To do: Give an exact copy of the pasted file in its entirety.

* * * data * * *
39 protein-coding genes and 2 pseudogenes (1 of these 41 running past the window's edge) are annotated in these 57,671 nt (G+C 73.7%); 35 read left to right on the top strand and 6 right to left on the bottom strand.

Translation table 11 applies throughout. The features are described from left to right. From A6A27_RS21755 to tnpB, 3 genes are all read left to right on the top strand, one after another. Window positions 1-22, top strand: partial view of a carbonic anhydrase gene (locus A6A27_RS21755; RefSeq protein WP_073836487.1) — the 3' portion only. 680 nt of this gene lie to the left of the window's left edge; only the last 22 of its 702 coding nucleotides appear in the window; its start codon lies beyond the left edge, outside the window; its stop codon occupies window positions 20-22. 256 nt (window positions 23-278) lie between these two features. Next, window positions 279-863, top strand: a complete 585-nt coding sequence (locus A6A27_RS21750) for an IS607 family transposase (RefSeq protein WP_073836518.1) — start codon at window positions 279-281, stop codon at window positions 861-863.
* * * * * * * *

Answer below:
39 protein-coding genes and 2 pseudogenes (1 of these 41 running past the window's edge) are annotated in these 57,671 nt (G+C 73.7%); 35 read left to right on the top strand and 6 right to left on the bottom strand.

Translation table 11 applies throughout. The features are described from left to right. From A6A27_RS21755 to tnpB, 3 genes are all read left to right on the top strand, one after another. Window positions 1-22, top strand: partial view of a carbonic anhydrase gene (locus A6A27_RS21755; RefSeq protein WP_073836487.1) — the 3' portion only. 680 nt of this gene lie to the left of the window's left edge; only the last 22 of its 702 coding nucleotides appear in the window; its start codon lies beyond the left edge, outside the window; its stop codon occupies window positions 20-22. 256 nt (window positions 23-278) lie between these two features. Next, window positions 279-863, top strand: a complete 585-nt coding sequence (locus A6A27_RS21750) for an IS607 family transposase (RefSeq protein WP_073836518.1) — start codon at window positions 279-281, stop codon at window positions 861-863.